BUT WHAT will the new order in the Middle East look like? It is still emerging. The discontent in Algeria, Lebanon, Iraq, Sudan and the Palestinian territories, which also share the demographic profile of high unemployment among young people with few economic prospects at home, has not yet reached a critical mass. Perhaps that is because the memories of civil conflict are still fresh in all of those countries. But unless the governments there take steps to address their economic problems, they easily could become targets of a new round of popular protests.

So far, the only rulers who have managed to hold back the popular pressures of the new Middle East are those who lead oil-rich monarchies. Saudi Arabia succeeded in buying off the malcontents in the kingdom by distributing more than $36 billion in additional benefits to a tiny population that already enjoys cradle-to-grave care. For a few months last year, protests by Bahrain’s Shia majority appeared to threaten the tiny island nation’s ruling al-Khalifa family, which is Sunni. The United States, which maintains a major naval base in Bahrain, pleaded with Bahrain’s rulers to make political reforms. But Saudi Arabia, already aghast at the failure of the United States to support Egypt’s Mubarak, a faithful U.S. ally for nearly thirty years, intervened on behalf of the regime. Without informing the Americans, Riyadh sent armored units across the causeway that links Bahrain to the Saudi mainland to help crush the Shia rebellion. For now, at least, Saudi Arabia and the other wealthy Gulf states have bought compliance with the status quo.

But Jordan and Morocco, the Arab monarchies that don’t have oil, are talking seriously about political changes in an effort to stay ahead of the revolution. In Morocco, King Mohammed VI is considering a new form of government that would transform his country into a constitutional monarchy.

As for the countries where the old autocrats fell, the Arab revolutions are still a work in progress. Public opinion will direct events to a much larger extent, in foreign policy as much as in domestic affairs. This can be seen in Egypt, which seems to be reclaiming its former role as the region’s center of gravity. If the recent contretemps over the detention of Americans working for several prodemocracy NGOs is any indication, Washington can expect more anti-American episodes in the future. Israel can also expect greater hostility. It is wildly unpopular in Egypt because of its treatment of the Palestinians. Few, however, expect the Israel-Egypt peace treaty to unravel. The Egyptian military still maintains enough power to keep both the peace treaty and U.S. ties intact.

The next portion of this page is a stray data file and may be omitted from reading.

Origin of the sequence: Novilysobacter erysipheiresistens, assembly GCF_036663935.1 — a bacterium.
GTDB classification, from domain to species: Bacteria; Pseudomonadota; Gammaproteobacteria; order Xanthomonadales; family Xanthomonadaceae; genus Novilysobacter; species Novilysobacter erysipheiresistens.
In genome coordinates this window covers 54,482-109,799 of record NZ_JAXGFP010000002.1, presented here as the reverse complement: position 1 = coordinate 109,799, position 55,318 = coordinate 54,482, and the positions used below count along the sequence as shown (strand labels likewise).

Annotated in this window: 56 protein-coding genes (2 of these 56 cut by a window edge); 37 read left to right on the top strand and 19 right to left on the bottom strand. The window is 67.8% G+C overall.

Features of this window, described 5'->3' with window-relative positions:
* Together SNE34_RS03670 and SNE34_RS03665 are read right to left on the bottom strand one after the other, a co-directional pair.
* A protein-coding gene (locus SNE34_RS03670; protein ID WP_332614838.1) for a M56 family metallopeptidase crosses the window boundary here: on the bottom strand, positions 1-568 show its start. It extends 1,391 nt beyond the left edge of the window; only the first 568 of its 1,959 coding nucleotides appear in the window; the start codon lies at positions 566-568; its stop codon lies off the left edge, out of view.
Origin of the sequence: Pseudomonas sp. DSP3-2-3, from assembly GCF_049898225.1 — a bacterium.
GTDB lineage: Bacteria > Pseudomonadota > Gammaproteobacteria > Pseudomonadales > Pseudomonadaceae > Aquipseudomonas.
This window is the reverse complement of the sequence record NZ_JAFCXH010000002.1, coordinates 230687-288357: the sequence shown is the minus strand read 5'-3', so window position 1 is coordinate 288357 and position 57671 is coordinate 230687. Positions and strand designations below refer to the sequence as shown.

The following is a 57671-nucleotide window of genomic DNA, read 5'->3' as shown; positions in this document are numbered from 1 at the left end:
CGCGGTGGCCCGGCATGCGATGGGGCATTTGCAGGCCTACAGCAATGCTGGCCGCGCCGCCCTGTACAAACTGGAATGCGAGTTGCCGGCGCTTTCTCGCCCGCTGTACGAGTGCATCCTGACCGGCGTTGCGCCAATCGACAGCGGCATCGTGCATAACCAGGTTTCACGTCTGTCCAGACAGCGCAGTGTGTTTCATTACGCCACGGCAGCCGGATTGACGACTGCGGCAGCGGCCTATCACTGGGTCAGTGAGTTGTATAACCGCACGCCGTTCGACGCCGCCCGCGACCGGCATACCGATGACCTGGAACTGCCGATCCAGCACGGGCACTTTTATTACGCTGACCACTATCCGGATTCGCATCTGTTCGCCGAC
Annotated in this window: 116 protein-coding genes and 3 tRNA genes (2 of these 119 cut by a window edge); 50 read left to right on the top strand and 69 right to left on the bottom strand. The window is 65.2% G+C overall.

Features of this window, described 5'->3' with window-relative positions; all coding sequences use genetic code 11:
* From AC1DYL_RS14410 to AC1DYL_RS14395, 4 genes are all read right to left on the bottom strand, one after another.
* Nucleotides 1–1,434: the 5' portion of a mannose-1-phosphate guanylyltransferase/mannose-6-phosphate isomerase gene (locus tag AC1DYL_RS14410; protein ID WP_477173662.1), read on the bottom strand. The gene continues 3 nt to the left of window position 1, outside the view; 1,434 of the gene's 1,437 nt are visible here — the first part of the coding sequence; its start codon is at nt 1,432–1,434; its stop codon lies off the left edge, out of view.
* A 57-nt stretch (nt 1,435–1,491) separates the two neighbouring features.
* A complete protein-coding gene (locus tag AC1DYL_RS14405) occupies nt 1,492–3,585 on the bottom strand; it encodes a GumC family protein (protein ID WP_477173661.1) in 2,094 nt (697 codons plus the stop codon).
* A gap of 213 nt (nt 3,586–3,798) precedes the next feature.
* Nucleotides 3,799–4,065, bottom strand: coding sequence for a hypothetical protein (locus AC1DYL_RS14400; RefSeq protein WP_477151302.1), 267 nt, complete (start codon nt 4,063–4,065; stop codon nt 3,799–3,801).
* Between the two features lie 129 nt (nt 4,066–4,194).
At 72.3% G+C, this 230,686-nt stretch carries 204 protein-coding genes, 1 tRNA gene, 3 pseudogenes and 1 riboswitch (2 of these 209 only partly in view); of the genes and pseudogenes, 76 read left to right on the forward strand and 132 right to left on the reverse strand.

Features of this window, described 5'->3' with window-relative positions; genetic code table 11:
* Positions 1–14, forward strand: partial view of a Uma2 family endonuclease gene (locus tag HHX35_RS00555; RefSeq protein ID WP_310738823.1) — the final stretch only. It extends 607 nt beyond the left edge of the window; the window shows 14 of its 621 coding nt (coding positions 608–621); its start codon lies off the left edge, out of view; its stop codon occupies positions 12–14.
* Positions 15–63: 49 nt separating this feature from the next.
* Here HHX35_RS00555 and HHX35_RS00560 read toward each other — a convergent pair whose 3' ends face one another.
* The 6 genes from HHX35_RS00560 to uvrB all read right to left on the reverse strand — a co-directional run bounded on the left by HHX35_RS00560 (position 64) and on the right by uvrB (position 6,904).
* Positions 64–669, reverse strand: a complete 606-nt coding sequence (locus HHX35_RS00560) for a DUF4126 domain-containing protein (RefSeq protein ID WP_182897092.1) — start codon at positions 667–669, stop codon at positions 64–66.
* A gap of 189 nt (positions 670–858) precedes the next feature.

But the West will have to get used to political Islam as a major force in the Middle East. In Tunisia, Islamists are behaving in accordance with the country’s moderate, pro-Western traditions. The Islamist Al Nahda party, long banned under Tunisia’s former rulers, won parliamentary elections last year but assembled a coalition with two liberal parties in an effort to form a government of national consensus. In Egypt, the Muslim Brotherhood, also banned under Mubarak’s rule, captured one-third of the seats in parliamentary elections, while the more conservative Salafist party won another 20 percent. Democracy in Egypt is pushing the country toward some form of Islamist structure, though its precise nature remains unclear. The test in Egypt is what kind of constitution the Islamists will write. Will it move the country from autocracy to the rule of law? Will the constitution guarantee individual rights for both men and women as well as protect minorities such as Egypt’s beleaguered Coptic Christian population? Will sharia law play a role? And how will the country’s ruling party behave the next time there is an election? Will it hand over power peacefully if it loses?

Only the future can answer these questions. After decades of political stagnation, the political ferment in the Middle East is only beginning, and any new order there could take years or even decades to develop. Adding to the region’s uncertain trajectory are the unresolved Israeli-Palestinian conflict and the growing threat of a war between Israel and Iran over Tehran’s nuclear-enrichment program.

Indeed, the only certainty in the new Middle East is the countless opportunities for statesmanship—and miscalculation—that will lie along the way.

Jonathan Broder is a senior editor at Congressional Quarterly. He spent seventeen years in the Middle East as a foreign correspondent for the Associated Press, NBC News and the Chicago Tribune.

Part of TNI's special issue on the Crisis of the Old Order.

Image: Kodak Agfa/Alvesgaspar

Image: Pullquote: Recent developments have left the Middle East forever changed, and yet there is no reason to believe the region has emerged from the state of flux that it entered last year.Essay Types: Essay